And so the debut album from Warp’s other Glasgwegian protege is finally released upon the world, complete with dayglo imagery, prog-rock-meets-trance leanings and some of the finest drum work of the year.
Having initially turned heads with his eponymous debut EP ‘Jagz the Smack’ back in 2007, the work of Russell ‘Rustie’ Whyte has been an integral genome in the genetic make up of the UK’s electronic underground. Rustie brought colour, light and neon synths to the previously monochrome world of dubstep through his highly successful collaboration with the then breaking talent of Bristol’s Joker, and added grime, crunk and intricate trancey electronica elements to the mix with tracks like ‘Zig-Zag’ and ‘Bad Science’ (both released on Glasgow’s Wireblock Records, now subsumed into the North-of-the-border powerhouse that is Numbers).
Debuting on Warp late last year with the ‘Sunburst’ EP, we were treated to 5 tracks of rock-infused electronic wizardry that neatly sidestepped the shortlived ‘wonky’ tag whilst still outwardly remaining the work of the former G12 resident. ‘Glass Swords’ sees Rustie head further inward, guiding us through his unique universe, rushing from kitsch eighties themes, hard hitting sugar-coated grime, orchestral ambiance and futuristic r’n’b, all with admirable linearity and coherence.
Opener ‘Glass Swords’ cleanses the palette with a mixture of psychedelic keys, Peter Frampton-a-like guitars and rumbling bass atmospherics, coming across like a remixed (or ‘Re-Smaked’ as Rustie would have us call it) version of Tangerine Dream’s soundtrack for Ridley Scott’s ‘Legend’. Things continue with ‘Flash Back’ a seemingly apt homage to the production talents of the eighties soul sector (think Cameo’s Larry Blackmon with added bass weight), whilst tracks like ‘Surph’ and ‘Hover Traps’ are hummable pop hooks run through with rhythmic dancefloor foundations and pure trance synths.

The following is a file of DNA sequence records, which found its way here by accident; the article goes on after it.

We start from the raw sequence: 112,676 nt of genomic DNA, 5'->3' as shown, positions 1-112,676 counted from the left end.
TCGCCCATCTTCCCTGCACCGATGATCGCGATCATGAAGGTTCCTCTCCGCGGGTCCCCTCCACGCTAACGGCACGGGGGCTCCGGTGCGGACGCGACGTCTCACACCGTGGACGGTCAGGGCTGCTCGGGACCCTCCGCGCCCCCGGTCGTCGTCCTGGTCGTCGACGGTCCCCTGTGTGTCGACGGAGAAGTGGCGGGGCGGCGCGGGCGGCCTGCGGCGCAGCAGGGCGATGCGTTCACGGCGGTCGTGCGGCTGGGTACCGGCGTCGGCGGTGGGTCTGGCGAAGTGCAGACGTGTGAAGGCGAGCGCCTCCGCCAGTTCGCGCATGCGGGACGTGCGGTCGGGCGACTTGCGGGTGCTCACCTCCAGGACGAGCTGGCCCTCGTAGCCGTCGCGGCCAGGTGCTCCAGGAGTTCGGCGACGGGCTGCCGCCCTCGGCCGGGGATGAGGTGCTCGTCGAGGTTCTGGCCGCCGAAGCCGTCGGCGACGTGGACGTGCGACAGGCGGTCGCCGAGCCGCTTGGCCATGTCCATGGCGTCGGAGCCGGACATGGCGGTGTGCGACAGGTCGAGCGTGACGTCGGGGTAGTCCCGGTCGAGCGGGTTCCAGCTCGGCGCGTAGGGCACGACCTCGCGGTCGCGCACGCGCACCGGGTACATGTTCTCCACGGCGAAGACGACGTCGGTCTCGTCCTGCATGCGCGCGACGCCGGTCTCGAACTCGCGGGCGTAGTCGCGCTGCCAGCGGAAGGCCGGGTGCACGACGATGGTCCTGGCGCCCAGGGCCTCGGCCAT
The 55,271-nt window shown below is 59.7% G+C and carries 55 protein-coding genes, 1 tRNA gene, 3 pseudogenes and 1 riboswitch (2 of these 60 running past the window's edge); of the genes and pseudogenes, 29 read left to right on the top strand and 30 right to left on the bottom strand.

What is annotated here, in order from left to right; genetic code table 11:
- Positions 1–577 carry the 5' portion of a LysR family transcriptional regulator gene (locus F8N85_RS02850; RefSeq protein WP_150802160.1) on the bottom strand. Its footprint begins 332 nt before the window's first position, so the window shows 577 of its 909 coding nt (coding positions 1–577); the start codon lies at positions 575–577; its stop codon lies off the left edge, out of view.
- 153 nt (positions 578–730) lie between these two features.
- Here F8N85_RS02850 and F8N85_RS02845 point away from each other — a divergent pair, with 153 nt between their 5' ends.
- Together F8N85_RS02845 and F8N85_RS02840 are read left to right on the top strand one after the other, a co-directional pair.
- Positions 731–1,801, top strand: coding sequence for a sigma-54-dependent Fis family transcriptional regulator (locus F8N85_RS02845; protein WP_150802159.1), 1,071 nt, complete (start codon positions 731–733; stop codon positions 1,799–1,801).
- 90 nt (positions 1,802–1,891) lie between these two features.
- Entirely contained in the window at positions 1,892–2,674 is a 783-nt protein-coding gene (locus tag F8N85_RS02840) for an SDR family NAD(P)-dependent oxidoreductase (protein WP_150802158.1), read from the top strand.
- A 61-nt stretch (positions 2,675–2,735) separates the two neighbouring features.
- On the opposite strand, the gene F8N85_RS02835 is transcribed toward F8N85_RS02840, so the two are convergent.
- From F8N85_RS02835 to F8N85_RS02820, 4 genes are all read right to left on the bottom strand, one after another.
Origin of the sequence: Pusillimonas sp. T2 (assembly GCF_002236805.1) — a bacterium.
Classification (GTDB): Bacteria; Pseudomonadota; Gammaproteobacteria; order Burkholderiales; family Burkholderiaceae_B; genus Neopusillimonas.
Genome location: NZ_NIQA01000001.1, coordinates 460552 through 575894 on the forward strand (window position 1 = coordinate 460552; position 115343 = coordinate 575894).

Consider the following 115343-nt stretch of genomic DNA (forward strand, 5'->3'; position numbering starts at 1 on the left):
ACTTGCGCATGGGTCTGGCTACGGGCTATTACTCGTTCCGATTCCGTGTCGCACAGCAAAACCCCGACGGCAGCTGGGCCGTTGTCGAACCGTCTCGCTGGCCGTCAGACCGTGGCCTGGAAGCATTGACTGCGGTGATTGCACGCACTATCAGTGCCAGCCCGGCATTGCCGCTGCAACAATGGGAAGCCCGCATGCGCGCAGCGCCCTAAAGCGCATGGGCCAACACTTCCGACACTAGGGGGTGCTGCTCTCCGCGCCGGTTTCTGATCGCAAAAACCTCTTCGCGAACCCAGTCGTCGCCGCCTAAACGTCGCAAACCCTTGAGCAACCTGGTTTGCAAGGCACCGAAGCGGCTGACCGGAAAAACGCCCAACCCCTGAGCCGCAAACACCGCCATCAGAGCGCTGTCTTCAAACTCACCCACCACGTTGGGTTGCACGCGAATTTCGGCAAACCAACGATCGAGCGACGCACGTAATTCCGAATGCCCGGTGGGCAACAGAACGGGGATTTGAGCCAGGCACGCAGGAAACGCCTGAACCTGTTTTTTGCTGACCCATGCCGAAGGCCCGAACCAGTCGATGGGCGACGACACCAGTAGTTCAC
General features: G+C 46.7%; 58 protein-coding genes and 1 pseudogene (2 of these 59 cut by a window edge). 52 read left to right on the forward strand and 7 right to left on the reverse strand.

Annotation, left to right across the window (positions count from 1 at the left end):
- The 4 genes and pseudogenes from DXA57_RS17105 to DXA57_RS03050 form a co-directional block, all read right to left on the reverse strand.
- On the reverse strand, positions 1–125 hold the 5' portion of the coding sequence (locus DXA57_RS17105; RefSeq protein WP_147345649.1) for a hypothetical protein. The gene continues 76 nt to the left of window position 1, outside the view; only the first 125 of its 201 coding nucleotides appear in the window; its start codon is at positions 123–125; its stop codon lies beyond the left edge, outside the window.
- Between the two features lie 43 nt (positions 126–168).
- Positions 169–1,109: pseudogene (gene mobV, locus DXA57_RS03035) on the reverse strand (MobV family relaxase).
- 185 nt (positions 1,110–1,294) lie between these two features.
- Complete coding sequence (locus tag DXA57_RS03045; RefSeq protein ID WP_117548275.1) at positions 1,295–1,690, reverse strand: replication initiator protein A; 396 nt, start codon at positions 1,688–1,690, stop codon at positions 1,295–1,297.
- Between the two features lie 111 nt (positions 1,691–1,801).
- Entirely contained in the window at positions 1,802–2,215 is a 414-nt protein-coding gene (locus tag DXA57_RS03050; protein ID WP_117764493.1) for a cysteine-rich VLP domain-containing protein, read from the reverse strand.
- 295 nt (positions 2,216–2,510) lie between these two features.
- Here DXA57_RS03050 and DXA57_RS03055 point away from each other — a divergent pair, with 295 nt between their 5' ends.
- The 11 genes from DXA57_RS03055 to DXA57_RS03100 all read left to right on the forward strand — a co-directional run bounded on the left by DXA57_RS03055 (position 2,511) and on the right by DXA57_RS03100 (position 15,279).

Tracks like ‘City Star’ and the phenomenal ’After Light’ add some heavy ballin’ grit to proceedings, rolling along with stripped production, heaving bass stabs and that big room drum sound, whilst the hard hitting funk of ‘Cry Flames’ is just begging to have one of the pop-diva trinity of Beyonce, Lady Gaga or Rihanna all over it.
Rustie goes for the jugular with ‘Ultra Thizz’, the preceding single and all out champion of the album, mixing euphoric booty clapping snares, pitched up cartoon vocals, lightning bolt snares and an euphoric synth melody that wouldn’t go amiss in the credits of an early nineties science programme – hearing it dropped in a club in 2011 is a disorientating experience that shouldn’t work, but it really, really does.
In all, none of these influences seems out of place at any point, so complete is Whyte’s conviction, and so deeply aligned with his influences he appears to be. Like some of the bass community’s best albums this year (Kuedo’s ‘Serverant’, Zomby’s ‘Dedication’, Sully’s ‘Carrier’), Rustie ignores your expectations and moulds familiar motifs into something brand new, and exceedingly fresh. Filling the album with all manner of slick, streamlined edits and shimmering effects, ‘Glass Swords’ is a complete sound in its own right, a world concocted with a refreshing lack of concern for obscure reference points or on trend posturing. No doubt about it, this is a serious contender for album of the year.
‘Glass Swords’ is out now on Warp Records.